Stages 1 and 2 are called the preconventional stages because people pass through them before entering the socially customary or conventional stages of moral reasoning. In Stage 1, which Kohlberg like Piaget called heteronymous morality, a child unquestioningly obeys authority figures. Children at Stage 1 avoid breaking rules set by parents, for instance, because they are afraid of punishment or external physical consequences. At this stage, God is understood in vague anthropomorphic terms, as being larger and more powerful than even adults. Young children are not yet able to ascribe intentionality to either adults or to God.
At Stage 2, termed individualism, instrumental purpose, and exchange, school-aged children follow rules only when it is in their immediate interest to do so. They assume others will also only follow rules when it is in their self-interest. What is moral is a reciprocal type of concrete exchange ("You scratch my back, I'll scratch yours"). Similarly, they appreciate that God, the rule giver, is also bound by quid pro quo reciprocity. If you give to God, through rituals or keeping your promises to him, you will receive what you pray for.
Stages 3 and 4 are known as the conventional stages because they are the stages in which most people spend most of their lives. People usually enter Stage 3, mutual interpersonal expectations and conformity, during preadolescence and adolescence. People at Stage 3 equate what is morally right with what is perceived to be "good" and "nice" by others; they conform to the rules and expectations of others so that others will like or approve of them. Similarly, God is now conceived of as a personal deity, and his moral expectations are understood as those of a caring friend or good parent. Not following God's moral guidelines can create a sense of personal shame.
Stage 4 is called social system and conscience maintenance because at Stage 4, people have a strong desire to maintain and be loyal to a social system within society such as a church, legal system, corporation, or educational institution. They determine what is morally right based on their allegiance to a particular social system and its policies. Stage 4 moral reasoning, for example, equates morality with what a legal system says is right or wrong, or with the moral rules of a religious institution such as a church, mosque, or synagogue. God is the supreme lawgiver and worship is a way of showing respect for God's preordained moral order.
Stages 5 and 6 are called postconventional because moral reasoning at these stages goes beyond the moral reasoning used by most people. Stage 5 is characterized by a focus on the prior rights, human rights, and the social contract. Moral reasoning at Stage 5 is motivated by the kind of thinking John Locke used to describe his contract theory of government. In Locke's theory and at Stage 5, people are viewed as having certain basic rights, such as rights to life and to property ownership, which are prior to society. Society was created to protect individuals' rights and to promote communal welfare. At Stage 5, God is viewed as promoting autonomous moral decisions and as a partner in human efforts to create a just society.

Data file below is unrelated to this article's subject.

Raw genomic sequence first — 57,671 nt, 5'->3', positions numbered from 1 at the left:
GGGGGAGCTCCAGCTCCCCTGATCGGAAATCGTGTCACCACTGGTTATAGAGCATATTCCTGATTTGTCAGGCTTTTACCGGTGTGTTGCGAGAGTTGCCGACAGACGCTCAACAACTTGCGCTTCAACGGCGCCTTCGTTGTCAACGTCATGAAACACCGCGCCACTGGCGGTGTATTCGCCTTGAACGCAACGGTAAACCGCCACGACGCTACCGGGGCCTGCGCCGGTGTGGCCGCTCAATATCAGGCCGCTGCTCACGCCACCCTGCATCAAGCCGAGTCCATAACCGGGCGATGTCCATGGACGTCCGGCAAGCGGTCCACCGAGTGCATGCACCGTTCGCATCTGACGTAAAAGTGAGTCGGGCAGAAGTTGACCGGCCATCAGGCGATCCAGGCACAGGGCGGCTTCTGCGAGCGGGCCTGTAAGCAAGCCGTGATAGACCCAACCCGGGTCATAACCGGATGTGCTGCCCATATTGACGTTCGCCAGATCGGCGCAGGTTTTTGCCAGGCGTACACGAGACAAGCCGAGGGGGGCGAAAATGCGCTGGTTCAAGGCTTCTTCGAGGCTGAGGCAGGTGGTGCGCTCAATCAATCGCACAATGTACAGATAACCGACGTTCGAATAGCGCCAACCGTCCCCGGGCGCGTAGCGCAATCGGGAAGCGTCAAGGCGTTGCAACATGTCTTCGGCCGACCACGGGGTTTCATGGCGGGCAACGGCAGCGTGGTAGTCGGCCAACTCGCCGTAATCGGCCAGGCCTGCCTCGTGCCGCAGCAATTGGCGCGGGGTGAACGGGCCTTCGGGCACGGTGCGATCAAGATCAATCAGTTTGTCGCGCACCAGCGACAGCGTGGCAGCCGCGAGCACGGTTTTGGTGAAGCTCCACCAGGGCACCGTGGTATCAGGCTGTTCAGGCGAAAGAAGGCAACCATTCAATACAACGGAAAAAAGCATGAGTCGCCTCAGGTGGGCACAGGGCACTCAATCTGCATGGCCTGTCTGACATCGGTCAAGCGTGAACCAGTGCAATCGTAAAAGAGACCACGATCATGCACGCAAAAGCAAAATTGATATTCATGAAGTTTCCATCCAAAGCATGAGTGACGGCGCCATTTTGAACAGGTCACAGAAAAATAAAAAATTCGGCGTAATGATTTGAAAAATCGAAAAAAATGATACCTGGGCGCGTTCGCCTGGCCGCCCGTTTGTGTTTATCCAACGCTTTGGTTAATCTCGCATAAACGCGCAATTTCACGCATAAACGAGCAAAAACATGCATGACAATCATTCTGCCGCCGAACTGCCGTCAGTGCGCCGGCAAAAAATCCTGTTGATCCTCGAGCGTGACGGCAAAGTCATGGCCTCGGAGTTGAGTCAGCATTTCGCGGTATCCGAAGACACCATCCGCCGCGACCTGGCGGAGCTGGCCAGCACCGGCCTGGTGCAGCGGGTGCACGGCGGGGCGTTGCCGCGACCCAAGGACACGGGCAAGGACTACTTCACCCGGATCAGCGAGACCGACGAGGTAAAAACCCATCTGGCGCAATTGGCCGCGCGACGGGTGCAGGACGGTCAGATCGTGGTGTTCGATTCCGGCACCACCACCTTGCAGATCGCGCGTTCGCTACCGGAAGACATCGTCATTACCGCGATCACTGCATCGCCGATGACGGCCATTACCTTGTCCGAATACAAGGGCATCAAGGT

The hallmark of Stage 6 moral reasoning is the use of universal ethical principles to resolve moral dilemmas. Universal ethical principles differ from a rights perspective by viewing people as ends in themselves, as illustrated by Immanuel Kant's moral imperative, "Act in such a way that you treat humanity as an end and never only as a means." Justice at Stage 6 is understood as a universal ethical principle that views all human beings as free and autonomous. Persons at Stage 6 place themselves in the position of others who are being oppressed and aim to ensure their fair and principled treatment. To this end, Kohlberg suggested that Stage 6 religious moral reasoning generally adopts a cosmic, universal perspective. This perspective may include either a theistic or pantheistic conception of the ultimate order. Kohlberg considered Martin Luther King Jr. and Mahatma Gandhi as exemplars of the theistic version, and Spinoza and Marcus Aurelius to be examples of the pantheistic version.
RELIGION AND MORAL EDUCATION
Kohlberg saw religion and morality as separable and, thus, felt comfortable promoting moral education in public schools without engaging in religious education, which many saw as threatening the separation of church and state. Nevertheless, his methods of moral education had religious-like roots.
Kohlberg's approach to moral education included (1) moral dilemma discussions, (2) just community schools, and (3) public moral leadership. He credited his former student, Moshe Blatt, with conducting the first empirical study of a genuinely developmental moral education intervention. In Blatt's initial pilot study, he attempted to promote moral stage development among sixth-grade students in a Jewish Sunday School through weekly discussion of hypothetical moral dilemmas. He found that most of his students advanced in stage of moral development during the 3-month intervention. Encouraged by these findings and subsequent research, Kohlberg implemented this dilemma discussion model of moral education by integrating dilemma discussions into the curriculum of school classes in the humanities and social studies. Kohlberg then broadened this view of moral education by drawing on the moral education practices he had observed at an Israeli kibbutz high school. This just community approach to moral education involved establishing classroom and school governance interventions based on direct participatory democracy.